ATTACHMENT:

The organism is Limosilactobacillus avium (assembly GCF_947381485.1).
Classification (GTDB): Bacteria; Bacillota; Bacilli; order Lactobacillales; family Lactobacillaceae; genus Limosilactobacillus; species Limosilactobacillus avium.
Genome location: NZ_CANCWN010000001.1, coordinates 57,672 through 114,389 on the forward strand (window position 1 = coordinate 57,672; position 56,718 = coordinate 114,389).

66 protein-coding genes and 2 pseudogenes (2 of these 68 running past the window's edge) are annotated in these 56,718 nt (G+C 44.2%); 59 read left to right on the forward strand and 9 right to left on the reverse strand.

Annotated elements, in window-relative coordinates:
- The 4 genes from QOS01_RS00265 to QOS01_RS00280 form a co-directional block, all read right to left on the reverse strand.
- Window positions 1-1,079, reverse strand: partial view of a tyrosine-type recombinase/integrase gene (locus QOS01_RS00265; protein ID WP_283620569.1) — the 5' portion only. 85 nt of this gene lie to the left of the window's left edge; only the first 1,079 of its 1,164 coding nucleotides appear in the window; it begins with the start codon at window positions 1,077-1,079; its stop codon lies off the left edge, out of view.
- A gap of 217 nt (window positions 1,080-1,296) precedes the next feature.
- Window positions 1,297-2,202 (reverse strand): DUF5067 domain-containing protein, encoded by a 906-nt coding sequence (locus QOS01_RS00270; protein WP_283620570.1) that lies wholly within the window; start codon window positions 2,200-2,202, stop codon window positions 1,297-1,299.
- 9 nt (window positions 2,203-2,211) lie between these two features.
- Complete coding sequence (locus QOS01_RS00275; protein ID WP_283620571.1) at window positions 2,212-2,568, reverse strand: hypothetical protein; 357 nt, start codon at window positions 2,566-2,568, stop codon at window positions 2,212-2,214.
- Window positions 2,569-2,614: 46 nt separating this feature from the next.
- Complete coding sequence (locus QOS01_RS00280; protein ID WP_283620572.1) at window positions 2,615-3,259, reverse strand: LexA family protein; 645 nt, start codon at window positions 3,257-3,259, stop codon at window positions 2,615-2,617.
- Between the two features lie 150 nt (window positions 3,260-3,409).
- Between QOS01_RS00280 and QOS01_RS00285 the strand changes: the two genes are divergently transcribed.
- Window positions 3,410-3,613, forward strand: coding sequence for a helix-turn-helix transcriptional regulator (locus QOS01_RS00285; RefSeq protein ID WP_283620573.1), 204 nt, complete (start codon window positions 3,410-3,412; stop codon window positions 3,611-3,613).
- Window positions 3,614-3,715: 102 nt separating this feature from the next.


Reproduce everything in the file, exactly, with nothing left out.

The organism is Limosilactobacillus avium (assembly GCF_947381485.1).
Classification (GTDB): Bacteria; Bacillota; Bacilli; order Lactobacillales; family Lactobacillaceae; genus Limosilactobacillus; species Limosilactobacillus avium.
Genome location: NZ_CANCWN010000001.1, coordinates 57,672 through 114,389 on the forward strand (window position 1 = coordinate 57,672; position 56,718 = coordinate 114,389).

66 protein-coding genes and 2 pseudogenes (2 of these 68 running past the window's edge) are annotated in these 56,718 nt (G+C 44.2%); 59 read left to right on the forward strand and 9 right to left on the reverse strand.

Annotated elements, in window-relative coordinates:
- The 4 genes from QOS01_RS00265 to QOS01_RS00280 form a co-directional block, all read right to left on the reverse strand.
- Window positions 1-1,079, reverse strand: partial view of a tyrosine-type recombinase/integrase gene (locus QOS01_RS00265; protein ID WP_283620569.1) — the 5' portion only. 85 nt of this gene lie to the left of the window's left edge; only the first 1,079 of its 1,164 coding nucleotides appear in the window; it begins with the start codon at window positions 1,077-1,079; its stop codon lies off the left edge, out of view.
- A gap of 217 nt (window positions 1,080-1,296) precedes the next feature.
- Window positions 1,297-2,202 (reverse strand): DUF5067 domain-containing protein, encoded by a 906-nt coding sequence (locus QOS01_RS00270; protein WP_283620570.1) that lies wholly within the window; start codon window positions 2,200-2,202, stop codon window positions 1,297-1,299.
- 9 nt (window positions 2,203-2,211) lie between these two features.
- Complete coding sequence (locus QOS01_RS00275; protein ID WP_283620571.1) at window positions 2,212-2,568, reverse strand: hypothetical protein; 357 nt, start codon at window positions 2,566-2,568, stop codon at window positions 2,212-2,214.
- Window positions 2,569-2,614: 46 nt separating this feature from the next.
- Complete coding sequence (locus QOS01_RS00280; protein ID WP_283620572.1) at window positions 2,615-3,259, reverse strand: LexA family protein; 645 nt, start codon at window positions 3,257-3,259, stop codon at window positions 2,615-2,617.
- Between the two features lie 150 nt (window positions 3,260-3,409).
- Between QOS01_RS00280 and QOS01_RS00285 the strand changes: the two genes are divergently transcribed.
- Window positions 3,410-3,613, forward strand: coding sequence for a helix-turn-helix transcriptional regulator (locus QOS01_RS00285; RefSeq protein ID WP_283620573.1), 204 nt, complete (start codon window positions 3,410-3,412; stop codon window positions 3,611-3,613).
- Window positions 3,614-3,715: 102 nt separating this feature from the next.